The composting process. (vegware.com)

One area in which PLA plastics clearly win compared to conventional plastics is energy usage and greenhouse gas emissions. Producing corn derived, PLA plastics use 65% less energy than conventional plastics and generate 68% less greenhouse gases (Smithsonian). These plant-based plastics are clearly easier on the environment than those comprised of fossil fuels. Nonetheless, there are also considerations to be made regarding the mass farming of crops like corn to produce non-food items such as these plastics and ethanol. Corn cultivation requires more nitrogen fertilizer, herbicides and insecticides than any other crop– all of which pose environmental threats. By converting all of our day-to-day plastic items into corn based plastics, there would need to be a major increase in the number of corn monocropping operations that already exist in excess today.

In summary:

  • Not all “green” bio plastics are created equally, and many are not actually compostable.
  • While corn-based plastics prove to be more environmentally friendly in comparison to petroleum based plastics, they are an imperfect alternative.
  • Lack of education and awareness leads to the improper disposal of compostable plastics, meaning they often end up in landfills where they do not break down or they contaminate recycling.
  • The infrastructure does not exist for industrial composting to expand the use of these plastics to all communities.

While PLA compostable plastics are an innovative alternative, they should not be the end of the line. In order to make the greatest amount of environmental change, we need to increase consumer responsibility as well as radically alter our policies and infrastructure. The implications of our single-use, throw away culture must be addressed. 

It seems as though the push to use less plastic is already beginning, slowly but surely. Some stores are beginning to incentivize consumers to bring their own cloth grocery bags and coffee cups through small, 10 cent discounts. While this is a great start, imagine the amount of single-use plastic that would be avoided if companies reduced or eliminates unnecessary plastic packaging. Or, if it became more normalized to bring utensils and reusable containers to restaurants instead of getting takeaway in plastic or styrofoam containers. It is a common misconception that businesses aren’t allowed to accept outside containers due to health and safety regulations, but there is no law actually preventing this.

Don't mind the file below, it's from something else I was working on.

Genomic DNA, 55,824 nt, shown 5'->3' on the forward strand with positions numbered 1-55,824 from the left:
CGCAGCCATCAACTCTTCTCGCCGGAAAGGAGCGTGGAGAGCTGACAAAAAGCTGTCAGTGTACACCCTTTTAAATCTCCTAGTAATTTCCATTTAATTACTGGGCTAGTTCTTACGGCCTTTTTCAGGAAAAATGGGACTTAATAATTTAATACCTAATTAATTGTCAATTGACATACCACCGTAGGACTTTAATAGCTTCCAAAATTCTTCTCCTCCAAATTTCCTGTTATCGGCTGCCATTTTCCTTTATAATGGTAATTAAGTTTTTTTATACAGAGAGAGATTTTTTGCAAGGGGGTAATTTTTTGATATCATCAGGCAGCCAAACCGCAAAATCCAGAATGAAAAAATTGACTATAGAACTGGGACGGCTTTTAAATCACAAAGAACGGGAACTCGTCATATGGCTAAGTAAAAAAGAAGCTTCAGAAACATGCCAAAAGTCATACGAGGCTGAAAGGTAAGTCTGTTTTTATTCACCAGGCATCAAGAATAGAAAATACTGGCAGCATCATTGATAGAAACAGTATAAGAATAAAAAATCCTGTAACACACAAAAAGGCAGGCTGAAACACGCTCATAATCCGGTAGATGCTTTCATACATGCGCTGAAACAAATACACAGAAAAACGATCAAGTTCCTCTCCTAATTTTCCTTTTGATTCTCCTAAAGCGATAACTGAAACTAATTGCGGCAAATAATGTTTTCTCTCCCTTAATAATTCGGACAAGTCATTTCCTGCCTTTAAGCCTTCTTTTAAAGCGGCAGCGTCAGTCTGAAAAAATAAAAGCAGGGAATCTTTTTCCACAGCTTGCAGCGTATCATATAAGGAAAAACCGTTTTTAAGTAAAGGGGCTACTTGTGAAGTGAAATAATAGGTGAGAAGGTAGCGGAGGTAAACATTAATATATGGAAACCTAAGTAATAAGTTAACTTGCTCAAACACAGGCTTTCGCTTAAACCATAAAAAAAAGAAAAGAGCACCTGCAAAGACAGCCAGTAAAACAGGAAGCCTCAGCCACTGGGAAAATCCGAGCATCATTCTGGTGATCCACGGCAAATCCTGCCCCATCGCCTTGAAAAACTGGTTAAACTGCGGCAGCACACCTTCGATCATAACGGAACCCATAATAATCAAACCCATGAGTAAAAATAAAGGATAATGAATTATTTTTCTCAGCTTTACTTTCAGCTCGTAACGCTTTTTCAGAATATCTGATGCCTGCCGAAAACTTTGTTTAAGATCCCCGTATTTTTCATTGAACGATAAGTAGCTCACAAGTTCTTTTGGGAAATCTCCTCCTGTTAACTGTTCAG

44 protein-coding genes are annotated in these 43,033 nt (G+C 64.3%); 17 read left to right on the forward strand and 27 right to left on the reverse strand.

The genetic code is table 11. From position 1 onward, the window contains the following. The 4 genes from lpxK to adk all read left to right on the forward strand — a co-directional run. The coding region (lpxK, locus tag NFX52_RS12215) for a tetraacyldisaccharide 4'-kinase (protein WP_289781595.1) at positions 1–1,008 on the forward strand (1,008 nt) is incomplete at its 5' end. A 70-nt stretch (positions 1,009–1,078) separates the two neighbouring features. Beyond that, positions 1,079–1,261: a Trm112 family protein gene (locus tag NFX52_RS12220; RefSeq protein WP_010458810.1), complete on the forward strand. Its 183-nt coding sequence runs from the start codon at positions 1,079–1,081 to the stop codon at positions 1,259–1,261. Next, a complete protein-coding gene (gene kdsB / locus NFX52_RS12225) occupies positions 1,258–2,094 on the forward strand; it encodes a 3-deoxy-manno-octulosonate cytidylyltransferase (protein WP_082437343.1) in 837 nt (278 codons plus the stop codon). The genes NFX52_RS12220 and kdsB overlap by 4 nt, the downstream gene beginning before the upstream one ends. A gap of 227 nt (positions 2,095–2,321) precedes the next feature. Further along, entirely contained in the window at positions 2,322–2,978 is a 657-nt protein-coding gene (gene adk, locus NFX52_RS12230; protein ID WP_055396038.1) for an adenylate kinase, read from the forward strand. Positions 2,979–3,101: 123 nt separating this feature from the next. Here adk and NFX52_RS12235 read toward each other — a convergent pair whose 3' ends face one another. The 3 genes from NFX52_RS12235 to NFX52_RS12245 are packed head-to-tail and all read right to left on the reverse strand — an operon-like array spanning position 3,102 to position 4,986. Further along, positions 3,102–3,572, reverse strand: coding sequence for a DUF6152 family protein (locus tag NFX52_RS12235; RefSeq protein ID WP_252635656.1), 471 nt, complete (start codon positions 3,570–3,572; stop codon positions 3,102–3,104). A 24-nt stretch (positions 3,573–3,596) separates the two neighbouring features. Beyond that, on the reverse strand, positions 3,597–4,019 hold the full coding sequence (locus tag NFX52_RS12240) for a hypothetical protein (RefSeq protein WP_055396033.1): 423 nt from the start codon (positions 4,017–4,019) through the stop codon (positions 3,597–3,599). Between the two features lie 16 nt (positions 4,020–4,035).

Examples of reusable items that function in place of single-use plastics.

Most change needs to come from both the top-down and the bottom-up. Even though compostable plastics are significantly better than conventional plastics when they actually end up composted, we can do better. Encouraging a bring-your-own culture on the individual level can keep great amounts of waste out of landfills, and companies will adjust according to cultural demands.


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4 responses to “A new generation of plastics

  1. seamusharrington

    I really enjoyed your article! I thought it was very engaging and had me intrigued the whole time. I thought your conclusion was very strong in that changes need to occur from bottom-up as well as top-down. I also thought that your images used helped portray your argument very well, especially with the small descriptions underneath each image. I do not have any issues with your article and think you did a very good job! Thanks for sharing


  2. Peter Newton

    Great post! Have any jurisdictions (countries, states) introduced laws to mandate compostable alternatives, and/or banned plastic?


    • erikaguth

      Hi there! Yes, there are many cases of this in fact. It might be useful to include some of these instances in my piece. Thanks for the thought.